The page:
Maybe Types

In JavaScript, null implicitly converts to all the primitive types; it is also a valid inhabitant of any object type.

In contrast, Flow considers null to be a distinct value that is not part of any other type. For example, the following code does not typecheck:

/* @flow */
var o = null;
file.js:3:7,9: property x
Property cannot be accessed on possibly null value
  file.js:2:9,12: null

Type Annotating Null

Any type T can be made to include null (and the related value undefined) by writing ?T: the latter type is a maybe type that describes null (or undefined) or the set of values of T.

/* @flow */
var o: ?string = null;
file.js:3:7,14: property length
Property cannot be accessed on possibly null or undefined value
  file.js:2:9,14: ?string

Relaxing a type into a maybe type makes it a valid annotation for any location that may contain null, but it still does not allow useful operations to be performed on it (as shown by the code above). To do so, we must perform a null check, as follows:

/* @flow */
var o: ?string = null;
if (o == null) {
  o = 'hello';

In this code, after the if-statement Flow infers that o is not null (it either was null before the if-statement but is now an object, or was not null before the if-statement). So the code typechecks.


It is important to note that we used == instead of === to do a null check. This ensures that we also check for undefined, which is considered part of a maybe type. Using === null instead would require yet another === undefined to cover all cases.

This illustrates an interesting feature of Flow: it understands the effects of some dynamic type tests and can adjust the types of local variables accordingly (in technical terms, Flow’s analysis is path-sensitive).

Read more about dynamic type tests.

Maybe and Objects

In addition to being able to adjust types of local variables, Flow can sometimes also adjust types of object properties, especially when there are no intermediate operations between a check and a use. In general, though, aliasing of objects limits the scope of this form of reasoning, since a check on an object property may be invalidated by a write to that property through an alias, and it is difficult for a static analysis to track aliases precisely.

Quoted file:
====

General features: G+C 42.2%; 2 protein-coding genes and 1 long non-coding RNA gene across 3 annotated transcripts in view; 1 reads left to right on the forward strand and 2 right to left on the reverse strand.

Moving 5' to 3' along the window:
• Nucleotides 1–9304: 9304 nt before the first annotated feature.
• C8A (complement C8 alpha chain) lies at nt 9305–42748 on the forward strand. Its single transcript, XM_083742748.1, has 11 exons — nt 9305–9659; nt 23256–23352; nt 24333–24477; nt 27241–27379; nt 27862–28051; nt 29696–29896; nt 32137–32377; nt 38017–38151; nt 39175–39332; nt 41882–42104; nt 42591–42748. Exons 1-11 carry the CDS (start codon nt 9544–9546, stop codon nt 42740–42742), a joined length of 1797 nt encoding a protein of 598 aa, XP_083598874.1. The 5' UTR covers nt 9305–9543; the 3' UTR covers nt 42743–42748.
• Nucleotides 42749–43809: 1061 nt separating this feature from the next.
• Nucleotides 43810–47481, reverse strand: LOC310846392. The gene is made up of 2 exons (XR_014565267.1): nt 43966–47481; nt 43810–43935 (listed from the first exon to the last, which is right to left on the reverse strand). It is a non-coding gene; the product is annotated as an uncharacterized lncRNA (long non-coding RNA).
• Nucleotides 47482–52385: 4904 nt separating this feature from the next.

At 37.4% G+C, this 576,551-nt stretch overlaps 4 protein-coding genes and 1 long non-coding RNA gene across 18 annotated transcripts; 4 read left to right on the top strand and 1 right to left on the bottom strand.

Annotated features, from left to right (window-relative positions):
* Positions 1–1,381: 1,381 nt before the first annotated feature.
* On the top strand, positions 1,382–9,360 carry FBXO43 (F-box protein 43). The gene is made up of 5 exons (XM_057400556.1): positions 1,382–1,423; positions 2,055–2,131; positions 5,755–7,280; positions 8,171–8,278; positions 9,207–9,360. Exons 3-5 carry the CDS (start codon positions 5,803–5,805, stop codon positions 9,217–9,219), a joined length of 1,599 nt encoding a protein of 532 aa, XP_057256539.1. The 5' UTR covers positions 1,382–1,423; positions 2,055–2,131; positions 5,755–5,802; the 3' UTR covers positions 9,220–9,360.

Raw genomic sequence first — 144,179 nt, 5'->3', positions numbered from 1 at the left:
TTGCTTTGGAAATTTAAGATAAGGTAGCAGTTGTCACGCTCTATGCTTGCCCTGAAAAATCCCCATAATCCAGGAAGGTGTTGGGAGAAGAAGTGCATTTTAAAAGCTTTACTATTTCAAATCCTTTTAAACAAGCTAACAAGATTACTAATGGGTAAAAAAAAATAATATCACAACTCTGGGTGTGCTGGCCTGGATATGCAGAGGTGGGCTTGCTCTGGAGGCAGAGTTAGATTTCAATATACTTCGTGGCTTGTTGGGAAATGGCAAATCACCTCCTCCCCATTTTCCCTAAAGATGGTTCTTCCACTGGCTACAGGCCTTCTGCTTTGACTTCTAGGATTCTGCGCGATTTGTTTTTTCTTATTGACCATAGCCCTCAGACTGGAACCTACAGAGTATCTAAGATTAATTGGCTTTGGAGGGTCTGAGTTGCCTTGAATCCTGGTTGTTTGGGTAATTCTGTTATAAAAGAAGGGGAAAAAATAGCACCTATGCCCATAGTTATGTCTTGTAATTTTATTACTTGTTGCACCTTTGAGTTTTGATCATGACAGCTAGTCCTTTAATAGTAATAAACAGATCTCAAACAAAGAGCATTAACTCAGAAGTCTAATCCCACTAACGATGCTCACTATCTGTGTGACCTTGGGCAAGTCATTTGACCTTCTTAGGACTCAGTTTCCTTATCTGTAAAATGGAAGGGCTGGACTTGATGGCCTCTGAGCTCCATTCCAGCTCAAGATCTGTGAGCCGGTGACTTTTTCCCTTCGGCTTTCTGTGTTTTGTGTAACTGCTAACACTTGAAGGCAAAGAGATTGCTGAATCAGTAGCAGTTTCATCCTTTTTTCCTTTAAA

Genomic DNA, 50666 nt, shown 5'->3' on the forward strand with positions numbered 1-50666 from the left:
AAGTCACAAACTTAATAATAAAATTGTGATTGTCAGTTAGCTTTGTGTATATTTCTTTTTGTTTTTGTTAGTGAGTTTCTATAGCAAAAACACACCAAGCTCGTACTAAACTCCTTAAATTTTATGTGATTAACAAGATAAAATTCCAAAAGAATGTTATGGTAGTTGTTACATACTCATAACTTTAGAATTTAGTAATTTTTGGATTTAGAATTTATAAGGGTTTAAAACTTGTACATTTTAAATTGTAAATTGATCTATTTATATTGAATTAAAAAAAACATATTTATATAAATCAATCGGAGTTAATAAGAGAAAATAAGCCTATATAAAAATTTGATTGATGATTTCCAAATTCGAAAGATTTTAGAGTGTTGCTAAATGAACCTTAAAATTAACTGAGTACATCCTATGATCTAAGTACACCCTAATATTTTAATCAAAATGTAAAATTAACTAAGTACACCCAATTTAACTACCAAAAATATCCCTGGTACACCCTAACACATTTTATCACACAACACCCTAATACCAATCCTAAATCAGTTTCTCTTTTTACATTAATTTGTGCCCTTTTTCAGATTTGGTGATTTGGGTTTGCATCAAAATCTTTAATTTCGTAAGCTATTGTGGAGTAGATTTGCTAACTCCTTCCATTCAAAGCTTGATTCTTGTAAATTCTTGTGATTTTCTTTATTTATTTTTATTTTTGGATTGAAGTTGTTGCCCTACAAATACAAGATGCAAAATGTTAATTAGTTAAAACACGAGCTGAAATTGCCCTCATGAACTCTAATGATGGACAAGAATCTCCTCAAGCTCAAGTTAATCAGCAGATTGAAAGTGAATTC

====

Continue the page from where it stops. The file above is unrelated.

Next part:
In particular, don’t expect a nullable field to be recognized as non-null in some method because a null check is performed in some other method in your code, even when it is clear to you that the null check is sufficient for safety at run time (say, because you know that calls to the former method always follow calls to the latter method). On the other hand, you can always propagate the result of a null-check by explicitly passing around the non-null value in your code, and if you are careful enough it should be possible to satisfy Flow without doing additional null checks.

Undefined Values and Optional Types

Undefined values, just like null, can cause issues too. Unfortunately, undefined values are ubiquitous in JavaScript and it is hard to avoid them without severely affecting the usability of the language. For example, arrays can have holes for elements; object properties can be dynamically added and removed. Flow ignores the possibility of undefined resulting from object property and array element accesses. Being stricter would force the programmer to do undefined checks (like null checks) on each dereference of an array element or object property to get anything useful done.

However, Flow does detect undefined local variables and return values, and it considers optional parameters and properties to possibly be undefined. As such, uses of these types must be guarded by undefined checks to avoid errors.

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